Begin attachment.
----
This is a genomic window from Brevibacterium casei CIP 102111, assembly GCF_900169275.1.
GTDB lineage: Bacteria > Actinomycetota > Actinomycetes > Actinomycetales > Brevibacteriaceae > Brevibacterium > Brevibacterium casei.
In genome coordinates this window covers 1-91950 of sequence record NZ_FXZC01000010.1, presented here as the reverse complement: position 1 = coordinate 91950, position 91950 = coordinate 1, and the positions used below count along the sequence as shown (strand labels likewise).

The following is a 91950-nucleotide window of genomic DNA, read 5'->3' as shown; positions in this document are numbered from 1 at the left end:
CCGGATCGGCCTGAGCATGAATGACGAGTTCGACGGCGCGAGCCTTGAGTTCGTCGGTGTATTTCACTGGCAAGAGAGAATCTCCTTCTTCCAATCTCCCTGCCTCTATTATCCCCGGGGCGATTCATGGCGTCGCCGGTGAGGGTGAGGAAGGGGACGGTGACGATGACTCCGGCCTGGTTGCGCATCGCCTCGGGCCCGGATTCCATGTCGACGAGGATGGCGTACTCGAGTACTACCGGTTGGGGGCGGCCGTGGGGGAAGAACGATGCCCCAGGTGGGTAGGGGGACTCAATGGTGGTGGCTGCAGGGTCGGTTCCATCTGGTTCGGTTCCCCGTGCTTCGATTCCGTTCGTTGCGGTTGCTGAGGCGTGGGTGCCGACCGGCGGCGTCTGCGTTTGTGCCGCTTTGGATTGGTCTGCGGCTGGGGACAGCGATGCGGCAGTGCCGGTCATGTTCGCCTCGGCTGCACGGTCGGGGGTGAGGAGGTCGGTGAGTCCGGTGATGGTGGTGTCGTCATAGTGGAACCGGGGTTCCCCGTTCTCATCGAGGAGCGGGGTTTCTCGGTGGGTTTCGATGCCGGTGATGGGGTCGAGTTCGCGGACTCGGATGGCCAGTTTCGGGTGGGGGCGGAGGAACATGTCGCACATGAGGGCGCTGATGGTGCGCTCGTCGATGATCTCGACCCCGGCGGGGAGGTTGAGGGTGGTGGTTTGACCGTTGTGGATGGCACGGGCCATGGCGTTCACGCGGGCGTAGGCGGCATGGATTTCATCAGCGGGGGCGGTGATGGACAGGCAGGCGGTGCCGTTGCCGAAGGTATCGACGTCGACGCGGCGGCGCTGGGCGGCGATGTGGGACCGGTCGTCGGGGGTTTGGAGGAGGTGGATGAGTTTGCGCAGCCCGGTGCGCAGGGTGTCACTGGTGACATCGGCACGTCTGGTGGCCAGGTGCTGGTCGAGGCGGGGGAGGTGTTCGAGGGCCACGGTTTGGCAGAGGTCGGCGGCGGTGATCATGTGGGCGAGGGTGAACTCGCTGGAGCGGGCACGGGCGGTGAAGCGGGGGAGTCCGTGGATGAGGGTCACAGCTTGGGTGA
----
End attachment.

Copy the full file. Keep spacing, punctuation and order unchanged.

This is a genomic window from Brevibacterium casei CIP 102111, assembly GCF_900169275.1.
GTDB lineage: Bacteria > Actinomycetota > Actinomycetes > Actinomycetales > Brevibacteriaceae > Brevibacterium > Brevibacterium casei.
In genome coordinates this window covers 1-91950 of sequence record NZ_FXZC01000010.1, presented here as the reverse complement: position 1 = coordinate 91950, position 91950 = coordinate 1, and the positions used below count along the sequence as shown (strand labels likewise).

The following is a 91950-nucleotide window of genomic DNA, read 5'->3' as shown; positions in this document are numbered from 1 at the left end:
CCGGATCGGCCTGAGCATGAATGACGAGTTCGACGGCGCGAGCCTTGAGTTCGTCGGTGTATTTCACTGGCAAGAGAGAATCTCCTTCTTCCAATCTCCCTGCCTCTATTATCCCCGGGGCGATTCATGGCGTCGCCGGTGAGGGTGAGGAAGGGGACGGTGACGATGACTCCGGCCTGGTTGCGCATCGCCTCGGGCCCGGATTCCATGTCGACGAGGATGGCGTACTCGAGTACTACCGGTTGGGGGCGGCCGTGGGGGAAGAACGATGCCCCAGGTGGGTAGGGGGACTCAATGGTGGTGGCTGCAGGGTCGGTTCCATCTGGTTCGGTTCCCCGTGCTTCGATTCCGTTCGTTGCGGTTGCTGAGGCGTGGGTGCCGACCGGCGGCGTCTGCGTTTGTGCCGCTTTGGATTGGTCTGCGGCTGGGGACAGCGATGCGGCAGTGCCGGTCATGTTCGCCTCGGCTGCACGGTCGGGGGTGAGGAGGTCGGTGAGTCCGGTGATGGTGGTGTCGTCATAGTGGAACCGGGGTTCCCCGTTCTCATCGAGGAGCGGGGTTTCTCGGTGGGTTTCGATGCCGGTGATGGGGTCGAGTTCGCGGACTCGGATGGCCAGTTTCGGGTGGGGGCGGAGGAACATGTCGCACATGAGGGCGCTGATGGTGCGCTCGTCGATGATCTCGACCCCGGCGGGGAGGTTGAGGGTGGTGGTTTGACCGTTGTGGATGGCACGGGCCATGGCGTTCACGCGGGCGTAGGCGGCATGGATTTCATCAGCGGGGGCGGTGATGGACAGGCAGGCGGTGCCGTTGCCGAAGGTATCGACGTCGACGCGGCGGCGCTGGGCGGCGATGTGGGACCGGTCGTCGGGGGTTTGGAGGAGGTGGATGAGTTTGCGCAGCCCGGTGCGCAGGGTGTCACTGGTGACATCGGCACGTCTGGTGGCCAGGTGCTGGTCGAGGCGGGGGAGGTGTTCGAGGGCCACGGTTTGGCAGAGGTCGGCGGCGGTGATCATGTGGGCGAGGGTGAACTCGCTGGAGCGGGCACGGGCGGTGAAGCGGGGGAGTCCGTGGATGAGGGTCACAGCTTGGGTGA